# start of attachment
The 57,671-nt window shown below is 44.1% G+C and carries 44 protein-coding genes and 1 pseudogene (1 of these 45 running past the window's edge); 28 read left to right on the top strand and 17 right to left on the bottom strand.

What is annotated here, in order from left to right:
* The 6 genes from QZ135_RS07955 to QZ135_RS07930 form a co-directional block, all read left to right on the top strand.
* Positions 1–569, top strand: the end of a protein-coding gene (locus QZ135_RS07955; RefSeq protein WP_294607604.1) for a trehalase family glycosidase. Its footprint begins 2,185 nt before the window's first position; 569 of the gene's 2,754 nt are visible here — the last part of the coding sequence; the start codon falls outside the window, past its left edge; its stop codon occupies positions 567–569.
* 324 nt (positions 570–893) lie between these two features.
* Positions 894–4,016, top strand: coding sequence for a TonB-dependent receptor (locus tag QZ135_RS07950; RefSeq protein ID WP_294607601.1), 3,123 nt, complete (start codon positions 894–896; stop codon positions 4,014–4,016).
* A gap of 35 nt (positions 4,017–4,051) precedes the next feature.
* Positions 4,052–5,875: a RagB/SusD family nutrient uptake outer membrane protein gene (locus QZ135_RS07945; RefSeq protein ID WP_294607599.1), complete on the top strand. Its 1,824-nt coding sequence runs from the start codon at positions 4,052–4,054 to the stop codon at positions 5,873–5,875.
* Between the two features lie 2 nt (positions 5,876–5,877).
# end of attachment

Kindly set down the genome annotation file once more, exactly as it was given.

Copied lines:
The 57,671-nt window shown below is 44.1% G+C and carries 44 protein-coding genes and 1 pseudogene (1 of these 45 running past the window's edge); 28 read left to right on the top strand and 17 right to left on the bottom strand.

What is annotated here, in order from left to right:
* The 6 genes from QZ135_RS07955 to QZ135_RS07930 form a co-directional block, all read left to right on the top strand.
* Positions 1–569, top strand: the end of a protein-coding gene (locus QZ135_RS07955; RefSeq protein WP_294607604.1) for a trehalase family glycosidase. Its footprint begins 2,185 nt before the window's first position; 569 of the gene's 2,754 nt are visible here — the last part of the coding sequence; the start codon falls outside the window, past its left edge; its stop codon occupies positions 567–569.
* 324 nt (positions 570–893) lie between these two features.
* Positions 894–4,016, top strand: coding sequence for a TonB-dependent receptor (locus tag QZ135_RS07950; RefSeq protein ID WP_294607601.1), 3,123 nt, complete (start codon positions 894–896; stop codon positions 4,014–4,016).
* A gap of 35 nt (positions 4,017–4,051) precedes the next feature.
* Positions 4,052–5,875: a RagB/SusD family nutrient uptake outer membrane protein gene (locus QZ135_RS07945; RefSeq protein ID WP_294607599.1), complete on the top strand. Its 1,824-nt coding sequence runs from the start codon at positions 4,052–4,054 to the stop codon at positions 5,873–5,875.
* Between the two features lie 2 nt (positions 5,876–5,877).